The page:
Nikon 300mm f2.8 VR Lens Review
I bought the Nikon 300mm f2.8 VR lens back in September and since then it has been about three months of using only that lens for wildlife and birds. I have put in a good number of hours with it and while I am not a professional reviewer or a person who try’s out every lens on the planet, I do own several Nikon, Sigma, Tamron, and Tokina lenses so I feel somewhat qualified to give a good overview of how this lens performs. That said, it is by far the best lens I have ever used. A little intimating at the begining because it does have a lot of bells and whistles, many of which most people won’t need to use on a regular basis. First impression is that it is a big heavy lens that is built like a truck and that is exactly what it is, and part of why it is a great piece of glass. The other part is the sharpness. Oh yeah it is so sharp! It is sharp everywhere. The rookie mistake is thinking it goes a little soft around f2.8 but usually it is because the depth of field is so razor thin that parts of the image you wanted sharp are simply out of focus. This is especially true when you get anywhere in the neighborhood of minimum focus distance which is a little over seven feet.
For me, just as large a part of the legend is the color, contrast, bokeh, and the complete lack of chromatic aberration. It is without a doubt more accurate and consistent than any third party lens around.
Legendary. I mentioned it before but it is worth repeating, this is one very sharp lens and it is sharp pretty much everywhere. A great lens needs to be sharp above all else and this one delivers that along with the quick focus, VR, and incredible image quality. As part of my workflow in bird photography I rarely sharpen an image anymore other than the the initial sharpening Lightroom does on RAW images by default on import. After that I will use the Tonal Contrast feature in Nik Color Effects Pro to give some feather detail and that is it. The VR is a huge help in getting sharp images also, especially when hand held. Just activate it at half press and watch a jerky view finder smooth out very quickly.
Complicated. It took me a while to get used to the 300 f2.8 to be honest. Sure I could pick it up on day one and shoot some sharp images but in pressure situations it is tough to know which switch to flip to get the best performance. No kidding, there is a bunch of stuff on this lens, it has six switches, three buttons, and two knobs, and it takes a while to learn what works best under different conditions. Some stuff is a matter of preference but others like focus memory can be a huge asset at times.
Teleconverters. I had heard that the 300 f2.8 works as well as any lens with teleconverters so I wanted to try a few of them out and see how they perform. First was the Nikon 1.4x TC. This acts pretty much the same as if it were not there. Autofocus and image quality seem to be the same as the bare lens. All the benefit with none of the drawbacks other that the aperture will now only open up to f3.8. Then I tried a Tamron 1.4 that was for an older AFd screw drive focus. It worked in manual focus only and was pretty soft. Not an option for me. I also rented a nikon 1.7x teleconverter from Borrowlenses.com and tried that out. While the images are perfectly acceptable the quality does suffer a bit. Widest aperture comes in at f4.8 but for sharpest photos you will want to stop down to around f8.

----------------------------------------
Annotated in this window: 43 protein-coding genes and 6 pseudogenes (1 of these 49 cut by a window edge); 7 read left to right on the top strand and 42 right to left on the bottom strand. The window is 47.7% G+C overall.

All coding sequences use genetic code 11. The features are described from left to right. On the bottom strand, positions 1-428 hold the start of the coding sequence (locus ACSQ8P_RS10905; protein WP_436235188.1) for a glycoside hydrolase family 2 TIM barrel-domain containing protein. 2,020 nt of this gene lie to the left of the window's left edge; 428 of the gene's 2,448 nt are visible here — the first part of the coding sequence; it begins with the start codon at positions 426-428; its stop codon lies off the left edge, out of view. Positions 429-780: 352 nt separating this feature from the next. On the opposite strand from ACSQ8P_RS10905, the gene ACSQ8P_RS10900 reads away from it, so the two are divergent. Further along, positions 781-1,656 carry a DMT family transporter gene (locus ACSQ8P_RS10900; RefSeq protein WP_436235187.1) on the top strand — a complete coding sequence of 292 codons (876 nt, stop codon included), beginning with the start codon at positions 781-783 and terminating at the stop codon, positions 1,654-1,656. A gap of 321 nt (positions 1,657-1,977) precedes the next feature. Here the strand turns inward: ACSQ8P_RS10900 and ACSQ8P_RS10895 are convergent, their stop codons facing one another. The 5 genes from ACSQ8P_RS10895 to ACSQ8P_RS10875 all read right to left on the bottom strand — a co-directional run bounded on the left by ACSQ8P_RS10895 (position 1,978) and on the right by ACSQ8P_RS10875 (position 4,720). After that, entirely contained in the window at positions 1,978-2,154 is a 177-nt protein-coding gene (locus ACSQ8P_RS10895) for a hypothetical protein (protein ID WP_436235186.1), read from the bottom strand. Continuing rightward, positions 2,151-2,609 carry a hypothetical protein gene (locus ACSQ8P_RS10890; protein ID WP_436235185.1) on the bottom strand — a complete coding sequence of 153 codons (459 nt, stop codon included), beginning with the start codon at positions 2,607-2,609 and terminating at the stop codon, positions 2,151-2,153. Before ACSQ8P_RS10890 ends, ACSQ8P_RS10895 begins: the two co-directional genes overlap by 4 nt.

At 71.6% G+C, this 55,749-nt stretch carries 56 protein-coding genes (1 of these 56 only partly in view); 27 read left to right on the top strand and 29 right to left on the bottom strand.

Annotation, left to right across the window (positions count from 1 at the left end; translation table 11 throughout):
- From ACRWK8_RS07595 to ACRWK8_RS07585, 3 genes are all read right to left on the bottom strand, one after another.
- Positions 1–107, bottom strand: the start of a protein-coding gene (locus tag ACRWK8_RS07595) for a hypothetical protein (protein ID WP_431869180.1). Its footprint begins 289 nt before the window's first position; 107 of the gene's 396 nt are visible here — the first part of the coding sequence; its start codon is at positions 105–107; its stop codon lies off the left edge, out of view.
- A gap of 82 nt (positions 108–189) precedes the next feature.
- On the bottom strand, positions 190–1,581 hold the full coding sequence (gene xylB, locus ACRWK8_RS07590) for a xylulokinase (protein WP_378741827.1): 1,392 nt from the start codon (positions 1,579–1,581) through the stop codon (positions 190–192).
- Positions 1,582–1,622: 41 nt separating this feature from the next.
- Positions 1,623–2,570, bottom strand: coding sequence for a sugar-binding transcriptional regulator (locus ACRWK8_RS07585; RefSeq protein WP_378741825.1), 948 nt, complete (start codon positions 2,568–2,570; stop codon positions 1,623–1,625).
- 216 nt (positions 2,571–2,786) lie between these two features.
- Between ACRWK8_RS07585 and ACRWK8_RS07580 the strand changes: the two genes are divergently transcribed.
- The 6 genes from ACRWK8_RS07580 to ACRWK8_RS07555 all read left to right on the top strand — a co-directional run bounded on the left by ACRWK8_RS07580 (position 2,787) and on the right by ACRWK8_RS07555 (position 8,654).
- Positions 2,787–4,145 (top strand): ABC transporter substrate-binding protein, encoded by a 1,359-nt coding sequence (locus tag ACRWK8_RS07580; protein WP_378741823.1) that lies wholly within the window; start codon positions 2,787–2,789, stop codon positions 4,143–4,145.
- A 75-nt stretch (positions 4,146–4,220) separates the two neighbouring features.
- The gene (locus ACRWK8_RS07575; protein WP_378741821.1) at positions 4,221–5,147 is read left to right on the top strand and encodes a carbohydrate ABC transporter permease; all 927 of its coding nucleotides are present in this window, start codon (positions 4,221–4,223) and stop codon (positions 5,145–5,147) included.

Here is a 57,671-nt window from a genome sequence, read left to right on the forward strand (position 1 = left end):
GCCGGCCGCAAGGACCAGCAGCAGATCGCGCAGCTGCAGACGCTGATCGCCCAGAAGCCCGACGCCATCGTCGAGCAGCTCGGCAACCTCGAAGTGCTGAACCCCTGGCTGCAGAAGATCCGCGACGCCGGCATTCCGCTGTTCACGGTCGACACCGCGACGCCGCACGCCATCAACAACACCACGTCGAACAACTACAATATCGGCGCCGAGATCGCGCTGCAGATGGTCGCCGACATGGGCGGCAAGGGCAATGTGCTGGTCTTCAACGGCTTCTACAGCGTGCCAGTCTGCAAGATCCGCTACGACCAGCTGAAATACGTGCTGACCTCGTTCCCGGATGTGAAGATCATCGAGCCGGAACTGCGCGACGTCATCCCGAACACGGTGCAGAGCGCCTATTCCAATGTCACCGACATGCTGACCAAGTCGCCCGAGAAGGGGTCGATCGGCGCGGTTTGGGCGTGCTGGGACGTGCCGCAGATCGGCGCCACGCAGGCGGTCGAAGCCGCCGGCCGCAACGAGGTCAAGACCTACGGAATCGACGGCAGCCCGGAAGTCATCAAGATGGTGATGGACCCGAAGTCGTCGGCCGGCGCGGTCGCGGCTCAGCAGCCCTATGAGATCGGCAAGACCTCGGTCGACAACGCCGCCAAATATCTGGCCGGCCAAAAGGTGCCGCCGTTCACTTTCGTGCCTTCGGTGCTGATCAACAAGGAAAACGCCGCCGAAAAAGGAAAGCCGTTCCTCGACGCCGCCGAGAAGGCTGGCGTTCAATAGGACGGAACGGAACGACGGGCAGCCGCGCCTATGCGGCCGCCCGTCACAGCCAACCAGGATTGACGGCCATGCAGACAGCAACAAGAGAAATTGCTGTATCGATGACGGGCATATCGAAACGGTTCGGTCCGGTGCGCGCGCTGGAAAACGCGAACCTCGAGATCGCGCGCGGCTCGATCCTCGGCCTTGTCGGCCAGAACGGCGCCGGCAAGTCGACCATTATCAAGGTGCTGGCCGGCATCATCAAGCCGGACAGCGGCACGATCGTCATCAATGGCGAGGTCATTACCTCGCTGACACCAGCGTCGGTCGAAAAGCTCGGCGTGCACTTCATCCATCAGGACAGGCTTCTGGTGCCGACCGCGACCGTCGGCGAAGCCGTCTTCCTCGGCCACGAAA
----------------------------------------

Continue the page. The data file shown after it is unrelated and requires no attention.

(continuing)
Image quality seems to me to be a little too high in contrast, definitely different from the bare 300. Autofocus is noticeably slower also and tends to hunt in low contrast situations. It is about as fast as my older AFd screw drive lenses, not bad but not really very good either. Anyone who is thinking about using a teleconverter as a substitute for a longer lens should think twice because you just won’t be happy comparing the quality to the bare 300mm.
What I bought. For a short time Nikon was selling both the older version and the newer VRII version of the lens. I did some research trying to find out a real difference in the two and just was not convinced by anyone that the new version was a whole lot better. Nikon says that the VRII gives an extra stop of stability but feedback I have heard say it is not that big of a gain. In my mind it does not make a big difference in avian photography anyhow, so I opted for the original VR version and saved about a thousand bucks in the process.
Conclusions. While the Nikkor 300mm f2.8 G IF-ED VR lens is second to none in quality it does fall in the middle in a few other respects. Both of my camera bodies have a 1.5 crop sensors in them. That means that the 300 really has an effective focal length of 450mm and that really works well for me in a lot of situations. 300mm on a full frame sensor is a lot different and it might wind up being too short for a lot of avian photography so you really want to think ahead before buying one of these. The lens is heavy but not long lens heavy. You can handhold but not for a long time so you will really need to have some support near by most of the time. You can use it on a good heavy ballhead but you are really going to want to get a Gimbal head for smoother panning and stability before long.
Wether you buy new, used, or refurbished this lens (and supporting gear) is going to cost a pretty penny, there are simply no two ways about it. If you are not ready to lay down big money you will also be well served to buy a Nikon 300f4, 80-400mm, or Tamron 200-500mm, all of which will deliver about 90% of the quality at less than a quarter the price. For me the 300 f2.8 is a must have lens and is worth the huge sacrifice I made to get it.
You can see more of my images at www.ronboyddesign.com